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CDC Report: Why People Should Stay Away From Swimming Pools if Possible

CDC Report: Why People Should Stay Away From Swimming Pools if Possible

The cleanliness of a public swimming pool often compares with that at a toxic waste dump. | Fred Greaves/REUTERS

It's that time of the year again where people all over the country head over to those crystal-clear swimming pools to disperse off the summer heat. It's not that their intention is to spoil the fun from everyone, the Centers of Disease Control and Prevention (CDC), however, has a thing or two to say about these artificial bodies of water.

CDC indicates in their report that a number of these so-called "public aquatic facilities" like swimming pools, hot tubs, lazy rivers and water playground are being notified for immediate closure in violation of the health and safety guidelines.

Spearheaded by the Network for Aquatic Facility Inspection Surveillance (NAFIS) of the CDC, the violations said to be committed by these establishments range from unconditional pH level of the water, improper application of water disinfectant solution, as well problematic facility equipment.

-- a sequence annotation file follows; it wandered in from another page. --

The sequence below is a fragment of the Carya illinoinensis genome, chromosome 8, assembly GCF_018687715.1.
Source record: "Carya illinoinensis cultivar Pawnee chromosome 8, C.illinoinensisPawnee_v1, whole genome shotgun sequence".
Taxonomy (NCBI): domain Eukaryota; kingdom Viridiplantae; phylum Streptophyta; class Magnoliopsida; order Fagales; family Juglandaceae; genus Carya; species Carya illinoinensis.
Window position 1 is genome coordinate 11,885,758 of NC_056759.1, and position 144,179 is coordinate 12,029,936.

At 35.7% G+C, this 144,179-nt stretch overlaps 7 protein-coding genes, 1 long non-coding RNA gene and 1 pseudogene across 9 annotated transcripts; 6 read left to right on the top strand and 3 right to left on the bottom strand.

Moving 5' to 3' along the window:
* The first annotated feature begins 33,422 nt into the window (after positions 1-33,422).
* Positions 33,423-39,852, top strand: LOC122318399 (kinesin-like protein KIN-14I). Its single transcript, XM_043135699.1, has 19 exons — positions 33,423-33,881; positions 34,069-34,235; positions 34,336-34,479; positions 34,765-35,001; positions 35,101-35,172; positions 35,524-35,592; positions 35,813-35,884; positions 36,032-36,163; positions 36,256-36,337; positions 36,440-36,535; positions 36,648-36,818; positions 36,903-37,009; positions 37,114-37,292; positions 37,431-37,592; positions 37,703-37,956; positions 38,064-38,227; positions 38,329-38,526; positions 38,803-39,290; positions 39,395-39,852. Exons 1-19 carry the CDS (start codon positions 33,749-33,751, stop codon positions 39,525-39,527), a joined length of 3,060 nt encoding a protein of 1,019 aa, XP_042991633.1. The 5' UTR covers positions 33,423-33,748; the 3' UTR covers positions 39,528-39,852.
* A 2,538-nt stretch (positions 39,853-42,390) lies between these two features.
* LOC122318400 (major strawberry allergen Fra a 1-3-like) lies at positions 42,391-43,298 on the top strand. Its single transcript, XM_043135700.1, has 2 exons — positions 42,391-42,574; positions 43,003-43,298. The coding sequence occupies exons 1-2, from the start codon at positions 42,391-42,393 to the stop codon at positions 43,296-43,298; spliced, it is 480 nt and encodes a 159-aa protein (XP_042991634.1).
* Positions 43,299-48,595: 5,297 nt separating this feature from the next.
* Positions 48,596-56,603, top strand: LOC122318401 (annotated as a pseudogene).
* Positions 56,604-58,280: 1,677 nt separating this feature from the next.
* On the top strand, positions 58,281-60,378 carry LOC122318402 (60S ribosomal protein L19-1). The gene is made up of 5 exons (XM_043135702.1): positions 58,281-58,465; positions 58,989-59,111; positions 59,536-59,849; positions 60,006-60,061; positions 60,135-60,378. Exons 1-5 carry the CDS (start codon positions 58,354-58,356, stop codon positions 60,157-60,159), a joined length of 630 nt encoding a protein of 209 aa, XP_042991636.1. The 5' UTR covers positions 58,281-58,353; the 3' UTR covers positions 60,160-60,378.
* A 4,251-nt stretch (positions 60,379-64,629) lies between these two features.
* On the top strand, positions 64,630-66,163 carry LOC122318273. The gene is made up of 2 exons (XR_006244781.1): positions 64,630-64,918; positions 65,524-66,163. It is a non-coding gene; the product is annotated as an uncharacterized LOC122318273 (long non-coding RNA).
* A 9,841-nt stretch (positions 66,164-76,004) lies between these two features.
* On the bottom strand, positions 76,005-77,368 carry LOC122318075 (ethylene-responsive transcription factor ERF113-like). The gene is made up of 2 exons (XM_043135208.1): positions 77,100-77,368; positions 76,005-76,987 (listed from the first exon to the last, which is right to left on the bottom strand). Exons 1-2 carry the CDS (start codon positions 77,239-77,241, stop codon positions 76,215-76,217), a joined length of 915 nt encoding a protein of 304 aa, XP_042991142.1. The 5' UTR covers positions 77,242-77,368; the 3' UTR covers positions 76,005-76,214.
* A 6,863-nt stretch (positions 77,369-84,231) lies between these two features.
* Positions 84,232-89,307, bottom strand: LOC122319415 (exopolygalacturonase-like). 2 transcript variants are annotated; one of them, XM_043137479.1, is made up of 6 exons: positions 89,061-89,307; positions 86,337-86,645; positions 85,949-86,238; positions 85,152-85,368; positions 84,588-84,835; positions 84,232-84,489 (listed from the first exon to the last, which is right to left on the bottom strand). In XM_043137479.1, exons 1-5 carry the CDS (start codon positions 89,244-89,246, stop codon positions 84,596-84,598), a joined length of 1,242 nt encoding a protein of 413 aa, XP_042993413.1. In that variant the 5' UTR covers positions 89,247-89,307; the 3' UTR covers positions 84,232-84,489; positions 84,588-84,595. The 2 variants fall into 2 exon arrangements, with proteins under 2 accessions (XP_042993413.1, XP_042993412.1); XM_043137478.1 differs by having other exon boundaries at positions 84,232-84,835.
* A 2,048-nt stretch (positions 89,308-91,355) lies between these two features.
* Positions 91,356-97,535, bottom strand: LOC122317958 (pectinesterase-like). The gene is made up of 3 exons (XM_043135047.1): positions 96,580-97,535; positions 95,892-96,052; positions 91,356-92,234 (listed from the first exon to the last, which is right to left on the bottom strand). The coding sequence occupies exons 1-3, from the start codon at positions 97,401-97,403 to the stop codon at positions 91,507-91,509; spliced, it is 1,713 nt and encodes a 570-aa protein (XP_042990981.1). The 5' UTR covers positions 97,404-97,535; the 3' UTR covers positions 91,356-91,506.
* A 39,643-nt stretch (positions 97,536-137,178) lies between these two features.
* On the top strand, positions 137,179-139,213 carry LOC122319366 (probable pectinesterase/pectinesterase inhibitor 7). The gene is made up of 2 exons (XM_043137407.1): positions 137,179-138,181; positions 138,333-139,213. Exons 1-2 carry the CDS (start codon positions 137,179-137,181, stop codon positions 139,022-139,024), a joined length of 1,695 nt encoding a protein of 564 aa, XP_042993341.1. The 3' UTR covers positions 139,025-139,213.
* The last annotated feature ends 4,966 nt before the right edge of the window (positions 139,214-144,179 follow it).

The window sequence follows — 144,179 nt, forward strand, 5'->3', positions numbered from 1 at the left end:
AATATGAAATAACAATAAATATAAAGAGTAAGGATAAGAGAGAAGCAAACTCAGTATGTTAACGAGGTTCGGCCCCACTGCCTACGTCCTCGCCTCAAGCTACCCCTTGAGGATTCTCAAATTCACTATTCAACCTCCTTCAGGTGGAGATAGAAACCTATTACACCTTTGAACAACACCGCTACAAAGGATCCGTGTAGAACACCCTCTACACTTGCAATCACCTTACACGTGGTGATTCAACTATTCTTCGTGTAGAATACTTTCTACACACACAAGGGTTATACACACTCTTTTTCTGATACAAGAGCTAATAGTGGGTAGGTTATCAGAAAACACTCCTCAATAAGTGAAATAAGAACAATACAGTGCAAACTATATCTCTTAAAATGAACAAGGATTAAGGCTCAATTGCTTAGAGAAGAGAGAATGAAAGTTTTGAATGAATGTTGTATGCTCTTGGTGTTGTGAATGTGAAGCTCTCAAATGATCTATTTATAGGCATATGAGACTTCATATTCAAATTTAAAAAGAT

The inspections were done either routinely, by complaint or by follow-up. The routine inspection, done by NAFIS, is being conducted up to thrice in a year. Complaint inspections, on the other hand, are done in response to a specific complaint. Meanwhile, follow-up inspections are being conducted to check if previous violations were already addressed by the establishment.

Majority of violators are those operating in kiddie pools and wading pools. According to the report, one in every five of these establishments got shut down due to alarming disinfectant concentration in water as well as the pool chemical safety level.

Poor chemical pool maintenance which is often associated to respiratory distress or burns among users often leads to disability or even death to persons of all ages but more among young children.

Aside from these harmful effects, there's drowning which, in the U.S. alone, accounts for more than 4,000 cases of death due to the said injury. Non-fatal drowning, on the other hand, would often result to severe disabilities both mentally and physically, CDC added.

As a rule of thumb, swimmers should make sure to take a shower before taking the dip. For small children and those who are not quite confident with their swimming skills, supervision is advised.

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